For the 83 men facing capital punishment in Nevada (as of 2013), death by natural causes is a more likely outcome than seeing their sentences actually carried out.
The last execution occurred at Nevada State Prison on April 26, 2006, when Daryl Mack was put to death by lethal injection. He was only the twelfth inmate executed in Nevada since capital punishment was reinstated by the state legislature in 1977. In 11 of the cases, the executions were only carried out when inmates gave up their rights to appeal their convictions. Many others death row inmates have died while awaiting execution.
Nevada's ongoing decision not to proceed with executions of condemned inmates is one argument used by opponents of capital punishment to seek a ban on the practice. Another is the cost. This article is a brief summary of capital punishment laws in Nevada.
Opponents of the death penalty have long argued that the costs of litigating death penalty cases, along with other associated expenses, make the punishment a financial drain on scarce state revenues.
Capital Punishment Statutes in Nevada
To some extent, states are permitted to have their own capital punishment laws: 18 states have banned capital punishment, and 32 states have death penalty laws in place. The following table outlines Nevada's capital punishment laws.
||176.025; 176.345, et seq.; 176.415, et seq.; 200.030, et seq.
|Is Capital Punishment Allowed?
|Effect of Defendant's Incapacity
||Suspend sentence when defendant is found insane or pregnant
|Available for Crimes Other than Homicide?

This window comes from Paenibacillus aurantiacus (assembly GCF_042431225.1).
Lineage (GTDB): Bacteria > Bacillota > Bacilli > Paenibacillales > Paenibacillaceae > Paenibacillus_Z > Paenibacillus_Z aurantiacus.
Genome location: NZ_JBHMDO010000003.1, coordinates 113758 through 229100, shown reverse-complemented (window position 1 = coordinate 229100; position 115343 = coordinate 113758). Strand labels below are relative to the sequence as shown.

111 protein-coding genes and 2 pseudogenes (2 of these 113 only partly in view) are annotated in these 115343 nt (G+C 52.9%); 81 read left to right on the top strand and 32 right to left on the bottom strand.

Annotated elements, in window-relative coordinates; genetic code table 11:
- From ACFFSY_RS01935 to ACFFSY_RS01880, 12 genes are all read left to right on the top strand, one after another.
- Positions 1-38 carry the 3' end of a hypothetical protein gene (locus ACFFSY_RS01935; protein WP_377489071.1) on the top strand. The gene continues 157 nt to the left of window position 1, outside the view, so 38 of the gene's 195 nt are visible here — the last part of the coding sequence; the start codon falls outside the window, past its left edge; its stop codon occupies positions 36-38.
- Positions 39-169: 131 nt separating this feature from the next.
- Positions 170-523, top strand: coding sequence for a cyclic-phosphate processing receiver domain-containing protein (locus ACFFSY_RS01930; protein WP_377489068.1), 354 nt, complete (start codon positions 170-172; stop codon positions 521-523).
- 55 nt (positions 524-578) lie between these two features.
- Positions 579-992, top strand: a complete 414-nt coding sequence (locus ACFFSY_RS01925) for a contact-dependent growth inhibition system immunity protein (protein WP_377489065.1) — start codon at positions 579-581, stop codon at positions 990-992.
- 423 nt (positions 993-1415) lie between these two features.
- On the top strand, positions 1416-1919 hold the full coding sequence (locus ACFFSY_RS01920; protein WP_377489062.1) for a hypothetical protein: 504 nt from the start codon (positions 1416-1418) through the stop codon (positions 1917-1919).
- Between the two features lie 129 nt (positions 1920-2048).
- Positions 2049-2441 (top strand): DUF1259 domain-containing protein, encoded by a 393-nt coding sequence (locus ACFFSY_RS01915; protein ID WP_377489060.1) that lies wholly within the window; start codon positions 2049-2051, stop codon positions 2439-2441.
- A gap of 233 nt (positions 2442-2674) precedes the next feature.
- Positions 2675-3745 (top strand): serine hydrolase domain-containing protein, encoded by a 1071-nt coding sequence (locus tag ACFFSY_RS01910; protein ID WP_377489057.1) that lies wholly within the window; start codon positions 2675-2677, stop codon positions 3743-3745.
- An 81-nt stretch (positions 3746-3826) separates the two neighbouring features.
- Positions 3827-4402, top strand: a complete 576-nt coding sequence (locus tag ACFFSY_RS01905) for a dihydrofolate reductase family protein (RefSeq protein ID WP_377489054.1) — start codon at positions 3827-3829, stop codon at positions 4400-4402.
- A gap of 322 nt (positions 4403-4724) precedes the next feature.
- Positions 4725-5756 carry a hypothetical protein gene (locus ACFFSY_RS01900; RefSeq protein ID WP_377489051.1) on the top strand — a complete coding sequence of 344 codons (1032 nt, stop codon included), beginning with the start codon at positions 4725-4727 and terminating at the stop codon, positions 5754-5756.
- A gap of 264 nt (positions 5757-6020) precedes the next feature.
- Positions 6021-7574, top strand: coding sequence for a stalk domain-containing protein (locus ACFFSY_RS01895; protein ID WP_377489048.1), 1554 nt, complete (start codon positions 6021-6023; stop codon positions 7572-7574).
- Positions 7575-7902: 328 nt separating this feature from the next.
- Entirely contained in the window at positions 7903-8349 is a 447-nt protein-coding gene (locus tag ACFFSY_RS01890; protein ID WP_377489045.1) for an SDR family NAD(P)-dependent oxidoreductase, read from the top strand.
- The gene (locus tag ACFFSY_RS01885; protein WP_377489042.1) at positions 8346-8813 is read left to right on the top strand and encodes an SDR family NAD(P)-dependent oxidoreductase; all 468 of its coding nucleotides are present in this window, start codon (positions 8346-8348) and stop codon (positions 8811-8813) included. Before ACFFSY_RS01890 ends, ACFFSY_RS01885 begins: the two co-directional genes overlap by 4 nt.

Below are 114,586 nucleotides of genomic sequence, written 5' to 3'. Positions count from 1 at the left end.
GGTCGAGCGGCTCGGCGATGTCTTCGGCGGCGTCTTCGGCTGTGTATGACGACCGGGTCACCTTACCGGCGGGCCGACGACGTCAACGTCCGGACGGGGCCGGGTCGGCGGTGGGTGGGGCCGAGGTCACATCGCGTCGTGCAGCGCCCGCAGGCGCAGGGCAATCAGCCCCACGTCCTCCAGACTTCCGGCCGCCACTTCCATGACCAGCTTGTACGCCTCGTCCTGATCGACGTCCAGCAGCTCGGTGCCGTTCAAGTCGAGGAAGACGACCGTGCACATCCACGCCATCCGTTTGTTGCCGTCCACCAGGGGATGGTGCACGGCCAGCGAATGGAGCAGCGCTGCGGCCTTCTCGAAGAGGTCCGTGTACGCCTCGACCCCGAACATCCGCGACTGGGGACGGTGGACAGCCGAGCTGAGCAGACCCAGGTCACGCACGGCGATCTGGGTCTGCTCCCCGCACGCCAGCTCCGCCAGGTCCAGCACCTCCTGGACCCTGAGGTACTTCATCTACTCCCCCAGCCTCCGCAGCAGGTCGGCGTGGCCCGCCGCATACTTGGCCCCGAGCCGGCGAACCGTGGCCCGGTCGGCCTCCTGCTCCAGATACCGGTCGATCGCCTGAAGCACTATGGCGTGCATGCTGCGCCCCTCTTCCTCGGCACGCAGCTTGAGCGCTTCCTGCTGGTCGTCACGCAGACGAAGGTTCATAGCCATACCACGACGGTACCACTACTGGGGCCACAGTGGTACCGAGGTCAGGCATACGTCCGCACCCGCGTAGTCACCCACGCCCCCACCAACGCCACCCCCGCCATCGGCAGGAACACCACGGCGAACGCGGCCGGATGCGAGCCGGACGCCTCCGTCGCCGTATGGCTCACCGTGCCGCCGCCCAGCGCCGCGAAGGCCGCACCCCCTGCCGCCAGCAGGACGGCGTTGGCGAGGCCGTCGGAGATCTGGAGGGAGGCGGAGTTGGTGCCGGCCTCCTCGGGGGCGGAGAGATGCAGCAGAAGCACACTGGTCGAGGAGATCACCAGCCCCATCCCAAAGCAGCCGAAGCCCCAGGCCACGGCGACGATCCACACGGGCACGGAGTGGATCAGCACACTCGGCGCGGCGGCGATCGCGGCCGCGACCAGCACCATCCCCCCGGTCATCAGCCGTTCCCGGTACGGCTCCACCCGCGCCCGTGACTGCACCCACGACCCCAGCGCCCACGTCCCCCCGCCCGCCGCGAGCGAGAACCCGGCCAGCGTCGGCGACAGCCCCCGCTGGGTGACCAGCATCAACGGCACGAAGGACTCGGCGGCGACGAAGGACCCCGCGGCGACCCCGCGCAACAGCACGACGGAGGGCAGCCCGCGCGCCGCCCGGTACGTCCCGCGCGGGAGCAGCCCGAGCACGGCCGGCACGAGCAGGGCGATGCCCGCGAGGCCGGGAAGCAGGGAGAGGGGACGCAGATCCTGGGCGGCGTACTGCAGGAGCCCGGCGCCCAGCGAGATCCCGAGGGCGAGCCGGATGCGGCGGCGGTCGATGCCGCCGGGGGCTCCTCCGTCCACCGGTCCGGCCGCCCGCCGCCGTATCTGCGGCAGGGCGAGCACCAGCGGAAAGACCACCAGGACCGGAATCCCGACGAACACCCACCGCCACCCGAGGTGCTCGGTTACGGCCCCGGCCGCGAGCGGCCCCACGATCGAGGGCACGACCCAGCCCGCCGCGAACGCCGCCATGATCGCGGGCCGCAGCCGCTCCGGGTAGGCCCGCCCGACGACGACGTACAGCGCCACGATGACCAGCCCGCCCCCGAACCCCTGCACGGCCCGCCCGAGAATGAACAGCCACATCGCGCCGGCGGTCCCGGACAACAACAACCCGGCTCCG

|Definition of Capital Homicide
||First degree murder and murder of multiple victims (random, no motive); involved torture; peace officer or fireman engaged in official duties; for remuneration; avoid lawful arrest or effect escape from custody; connection with robbery, sexual assault, arson, burglary, kidnapping; knowingly created great risk of death to more than one person other than the victim; previous murder/felony convictions involving use/threat of violence; offender serving sentence; victim was less than 14 years old; murder committed because of victim's race, religion, or ethnic background
|Method of Execution
Note: State laws are constantly changing -- contact a Nevada attorney or conduct your own legal research to verify the state law(s) you are researching.
Americans remain sharply divided on the issue of capital punishment. It is among the more divisive topics in our country with most national polls show close to an even split between those in favor of the death penalty and those who prefer life imprisonment. In recent years there has been a decline in executions, coinciding with a decrease in public support of the death penalty. Just 29 people were executed in 2014 (most of which occurred in Florida, Missouri, and Texas), down from a post-1978 peak of 98 in 1999.
Related Resources for Nevada Capital Punishment Laws:
Many states have differing laws regarding the death penalty, and they can change over time. If you would like legal assistance with a death penalty matter, you can contact a Nevada criminal law attorney. You can also visit FindLaw's Capital Punishment and the Death Penalty section for more articles and information on this topic.